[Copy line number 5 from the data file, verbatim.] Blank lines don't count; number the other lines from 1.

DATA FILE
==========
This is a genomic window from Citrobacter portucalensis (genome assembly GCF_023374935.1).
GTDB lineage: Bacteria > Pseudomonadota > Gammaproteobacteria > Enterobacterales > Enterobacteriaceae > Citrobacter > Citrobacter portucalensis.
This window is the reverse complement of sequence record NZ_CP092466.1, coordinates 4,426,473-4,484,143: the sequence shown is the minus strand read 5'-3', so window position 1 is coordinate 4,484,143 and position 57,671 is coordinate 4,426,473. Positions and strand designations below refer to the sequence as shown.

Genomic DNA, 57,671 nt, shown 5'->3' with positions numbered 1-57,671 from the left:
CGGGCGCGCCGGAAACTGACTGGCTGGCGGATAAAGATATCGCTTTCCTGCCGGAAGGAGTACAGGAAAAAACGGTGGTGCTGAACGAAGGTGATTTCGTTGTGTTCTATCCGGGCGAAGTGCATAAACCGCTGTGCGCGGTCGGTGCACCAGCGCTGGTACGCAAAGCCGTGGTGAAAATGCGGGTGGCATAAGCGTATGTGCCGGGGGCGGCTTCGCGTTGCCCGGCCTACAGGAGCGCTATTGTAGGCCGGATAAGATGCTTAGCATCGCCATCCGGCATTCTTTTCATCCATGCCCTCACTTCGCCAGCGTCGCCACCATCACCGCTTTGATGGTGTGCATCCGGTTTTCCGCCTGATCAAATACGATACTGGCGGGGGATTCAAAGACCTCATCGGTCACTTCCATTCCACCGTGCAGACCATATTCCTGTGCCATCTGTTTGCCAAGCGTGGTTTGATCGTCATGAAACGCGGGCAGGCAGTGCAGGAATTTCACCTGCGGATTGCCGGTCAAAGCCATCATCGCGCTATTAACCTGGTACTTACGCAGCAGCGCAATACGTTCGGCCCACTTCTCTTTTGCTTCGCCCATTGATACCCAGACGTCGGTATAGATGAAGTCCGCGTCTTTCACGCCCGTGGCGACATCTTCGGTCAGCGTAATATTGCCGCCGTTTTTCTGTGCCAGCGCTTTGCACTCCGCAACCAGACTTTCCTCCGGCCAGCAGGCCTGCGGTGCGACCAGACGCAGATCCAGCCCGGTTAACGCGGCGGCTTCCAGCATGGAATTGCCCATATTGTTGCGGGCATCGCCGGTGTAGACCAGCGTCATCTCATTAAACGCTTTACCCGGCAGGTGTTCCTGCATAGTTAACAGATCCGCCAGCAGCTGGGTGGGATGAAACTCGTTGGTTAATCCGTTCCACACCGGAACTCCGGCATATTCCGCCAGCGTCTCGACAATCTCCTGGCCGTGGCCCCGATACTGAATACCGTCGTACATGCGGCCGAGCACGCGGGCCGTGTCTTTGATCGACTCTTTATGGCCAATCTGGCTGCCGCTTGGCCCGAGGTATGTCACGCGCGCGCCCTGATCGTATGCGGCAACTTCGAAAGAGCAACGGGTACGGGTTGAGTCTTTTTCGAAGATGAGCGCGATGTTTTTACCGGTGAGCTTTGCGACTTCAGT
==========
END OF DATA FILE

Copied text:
CGGGCGCGCCGGAAACTGACTGGCTGGCGGATAAAGATATCGCTTTCCTGCCGGAAGGAGTACAGGAAAAAACGGTGGTGCTGAACGAAGGTGATTTCGTTGTGTTCTATCCGGGCGAAGTGCATAAACCGCTGTGCGCGGTCGGTGCACCAGCGCTGGTACGCAAAGCCGTGGTGAAAATGCGGGTGGCATAAGCGTATGTGCCGGGGGCGGCTTCGCGTTGCCCGGCCTACAGGAGCGCTATTGTAGGCCGGATAAGATGCTTAGCATCGCCATCCGGCATTCTTTTCATCCATGCCCTCACTTCGCCAGCGTCGCCACCATCACCGCTTTGATGGTGTGCATCCGGTTTTCCGCCTGATCAAATACGATACTGGCGGGGGATTCAAAGACCTCATCGGTCACTTCCATTCCACCGTGCAGACCATATTCCTGTGCCATCTGTTTGCCAAGCGTGGTTTGATCGTCATGAAACGCGGGCAGGCAGTGCAGGAATTTCACCTGCGGATTGCCGGTCAAAGCCATCATCGCGCTATTAACCTGGTACTTACGCAGCAGCGCAATACGTTCGGCCCACTTCTCTTTTGCTTCGCCCATTGATACCCAGACGTCGGTATAGATGAAGTCCGCGTCTTTCACGCCCGTGGCGACATCTTCGGTCAGCGTAATATTGCCGCCGTTTTTCTGTGCCAGCGCTTTGCACTCCGCAACCAGACTTTCCTCCGGCCAGCAGGCCTGCGGTGCGACCAGACGCAGATCCAGCCCGGTTAACGCGGCGGCTTCCAGCATGGAATTGCCCATATTGTTGCGGGCATCGCCGGTGTAGACCAGCGTCATCTCATTAAACGCTTTACCCGGCAGGTGTTCCTGCATAGTTAACAGATCCGCCAGCAGCTGGGTGGGATGAAACTCGTTGGTTAATCCGTTCCACACCGGAACTCCGGCATATTCCGCCAGCGTCTCGACAATCTCCTGGCCGTGGCCCCGATACTGAATACCGTCGTACATGCGGCCGAGCACGCGGGCCGTGTCTTTGATCGACTCTTTATGGCCAATCTGGCTGCCGCTTGGCCCGAGGTATGTCACGCGCGCGCCCTGATCGTATGCGGCAACTTCGAAAGAGCAACGGGTACGGGTTGAGTCTTTTTCGAAGATGAGCGCGATGTTTTTACCGGTGAGCTTTGCGACTTCAGT